Trafalgar's Other Admiral

2024 Young Or Golden Writer
Manuscript Type
Logline or Premise
Vice Admiral Sylvestre Villeneuve, prisoner of war after the battle of Trafalgar, must as a man of honour return to France to explain the disaster of Trafalgar to Napoleon, but circumstances force him to become a political shuttlecock between Britain and France.
First 10 Pages


Znaim, Moravia, 18 November 1805. A fortnight before the Battle of Austerlitz.

‘Sire, dispatches from Paris,' said Berthier as he came into the room.

Napoléon sighed and put down his fork. ‘Berthier, you know I'm trying to do as Dr Corvisart says for once and have dinner in peace. Can't the dispatches wait until I've finished?’

‘I think you might want to see this one now, Sire,’ said Berthier, handing him the topmost document. ‘It’s from the Minister of Marine.’

‘From Decrès? Oh, all right.’ Napoléon snatched the paper from his Chief of Staff. What could Decrès have to tell him that was so important?

The letter from his Minister of Marine had few words but to read them was like swallowing stones. It seemed that the combined Franco-Spanish fleet at Cadiz had engaged the British off Cape Trafalgar on 21 October and been decisively beaten. Many ships had been lost, and Admiral Villeneuve had surrendered himself and been taken prisoner. Decrès would send further details in due course, but he wanted His Majesty to have the news of the defeat without delay.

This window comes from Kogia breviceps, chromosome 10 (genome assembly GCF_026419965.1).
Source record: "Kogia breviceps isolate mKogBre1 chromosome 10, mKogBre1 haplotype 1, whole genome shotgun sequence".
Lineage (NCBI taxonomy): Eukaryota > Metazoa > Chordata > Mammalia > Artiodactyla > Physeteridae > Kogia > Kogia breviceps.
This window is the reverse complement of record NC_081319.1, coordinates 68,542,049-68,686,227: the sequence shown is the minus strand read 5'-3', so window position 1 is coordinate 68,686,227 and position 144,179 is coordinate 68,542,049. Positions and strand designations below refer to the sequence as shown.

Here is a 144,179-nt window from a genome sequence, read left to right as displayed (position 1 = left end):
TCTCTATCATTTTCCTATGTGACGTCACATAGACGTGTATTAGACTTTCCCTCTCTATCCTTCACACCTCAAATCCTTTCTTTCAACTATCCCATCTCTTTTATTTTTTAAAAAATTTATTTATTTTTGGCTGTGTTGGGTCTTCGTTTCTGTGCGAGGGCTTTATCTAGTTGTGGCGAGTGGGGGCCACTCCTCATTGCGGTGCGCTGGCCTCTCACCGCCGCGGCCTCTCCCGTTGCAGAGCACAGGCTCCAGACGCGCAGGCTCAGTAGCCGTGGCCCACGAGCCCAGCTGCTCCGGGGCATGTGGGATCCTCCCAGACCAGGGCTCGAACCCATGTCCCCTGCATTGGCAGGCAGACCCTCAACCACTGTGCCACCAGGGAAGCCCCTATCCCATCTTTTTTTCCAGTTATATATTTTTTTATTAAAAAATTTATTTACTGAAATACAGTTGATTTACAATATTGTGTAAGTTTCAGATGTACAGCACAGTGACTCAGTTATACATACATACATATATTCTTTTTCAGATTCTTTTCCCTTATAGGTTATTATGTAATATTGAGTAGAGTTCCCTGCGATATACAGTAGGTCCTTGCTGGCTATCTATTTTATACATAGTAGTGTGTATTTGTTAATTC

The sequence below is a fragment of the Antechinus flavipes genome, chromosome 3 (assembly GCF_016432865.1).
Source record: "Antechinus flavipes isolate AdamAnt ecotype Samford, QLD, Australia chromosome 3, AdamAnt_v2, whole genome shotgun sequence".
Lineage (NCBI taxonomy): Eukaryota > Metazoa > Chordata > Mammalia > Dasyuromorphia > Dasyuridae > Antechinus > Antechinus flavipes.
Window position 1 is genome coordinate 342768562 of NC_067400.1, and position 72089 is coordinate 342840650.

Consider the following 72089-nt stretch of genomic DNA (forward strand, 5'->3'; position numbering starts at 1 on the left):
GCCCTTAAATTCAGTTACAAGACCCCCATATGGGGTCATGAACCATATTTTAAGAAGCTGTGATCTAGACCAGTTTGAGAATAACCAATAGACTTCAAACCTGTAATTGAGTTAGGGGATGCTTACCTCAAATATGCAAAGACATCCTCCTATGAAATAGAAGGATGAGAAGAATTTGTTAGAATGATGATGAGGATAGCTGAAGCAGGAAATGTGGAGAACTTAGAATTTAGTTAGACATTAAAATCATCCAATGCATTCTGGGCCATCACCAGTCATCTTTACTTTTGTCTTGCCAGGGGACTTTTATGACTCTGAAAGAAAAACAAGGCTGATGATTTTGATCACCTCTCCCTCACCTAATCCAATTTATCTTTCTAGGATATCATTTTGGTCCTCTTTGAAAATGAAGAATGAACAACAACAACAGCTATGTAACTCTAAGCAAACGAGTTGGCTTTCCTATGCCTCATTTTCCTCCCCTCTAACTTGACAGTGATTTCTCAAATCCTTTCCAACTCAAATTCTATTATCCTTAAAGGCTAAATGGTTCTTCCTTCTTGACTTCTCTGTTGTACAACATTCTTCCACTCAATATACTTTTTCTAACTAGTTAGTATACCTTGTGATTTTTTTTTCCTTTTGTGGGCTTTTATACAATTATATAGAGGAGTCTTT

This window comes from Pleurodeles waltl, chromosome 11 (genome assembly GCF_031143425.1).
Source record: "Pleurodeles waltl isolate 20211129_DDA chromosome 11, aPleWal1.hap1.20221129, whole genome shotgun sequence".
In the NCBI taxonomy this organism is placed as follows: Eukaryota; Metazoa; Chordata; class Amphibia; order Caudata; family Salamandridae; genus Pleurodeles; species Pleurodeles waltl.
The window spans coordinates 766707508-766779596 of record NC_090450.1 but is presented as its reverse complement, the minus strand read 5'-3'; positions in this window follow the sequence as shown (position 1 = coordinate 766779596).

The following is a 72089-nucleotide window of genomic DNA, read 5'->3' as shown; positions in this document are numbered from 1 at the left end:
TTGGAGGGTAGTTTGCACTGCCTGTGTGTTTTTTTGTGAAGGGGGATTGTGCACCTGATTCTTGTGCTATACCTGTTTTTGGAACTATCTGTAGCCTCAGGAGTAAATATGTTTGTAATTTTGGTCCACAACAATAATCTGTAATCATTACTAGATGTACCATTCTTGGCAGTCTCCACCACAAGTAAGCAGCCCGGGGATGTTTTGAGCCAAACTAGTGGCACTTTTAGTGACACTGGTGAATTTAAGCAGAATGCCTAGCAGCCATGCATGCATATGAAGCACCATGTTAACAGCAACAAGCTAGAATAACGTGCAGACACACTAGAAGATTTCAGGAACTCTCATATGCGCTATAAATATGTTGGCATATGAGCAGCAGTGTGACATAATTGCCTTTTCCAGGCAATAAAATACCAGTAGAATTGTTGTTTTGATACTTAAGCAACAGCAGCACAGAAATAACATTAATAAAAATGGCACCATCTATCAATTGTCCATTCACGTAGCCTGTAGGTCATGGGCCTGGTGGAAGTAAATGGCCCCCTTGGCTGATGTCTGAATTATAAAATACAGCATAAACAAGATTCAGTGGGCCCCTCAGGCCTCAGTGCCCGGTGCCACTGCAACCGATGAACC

He put the letter down slowly and took a sip of wine. Berthier was looking at him with that anxious frown he wore daily as if it were part of his uniform. Poor Berthier. He must get around to smiling at him one day.

'Defeat,’ he said. ‘I do not like the word. In fact it is my least favourite word. What would you say, Berthier?’

‘It is not a word to my liking either, Sire.’

Napoléon grunted. To receive this news now, when he was straining every nerve to catch that old fox Kutuzov before he joined with Buxhöwden…

So that wretch Villeneuve had failed again. First the invasion of Britain that didn’t happen, now this battle.

‘We must hush this up,’ he said. ‘Not a word must appear in Le Moniteur or anywhere else. Tell Fouché to see to it.’

‘I will, but I am sure Monsieur Fouché will already be seeing to it, Sire,’ said Berthier.

‘Hm. True enough.’ That was the thing about his Minister of Police. By the time one had decided that a thing needed doing, Fouché had already done it. His ablest Minister. And for that reason, the most dangerous.

‘In any event, Le Moniteur will be full of the news of Ulm and Vienna for weeks,’ Berthier went on, ‘and soon we will be able to report the defeat of the Russians. Nobody will be looking for any other kind of news.’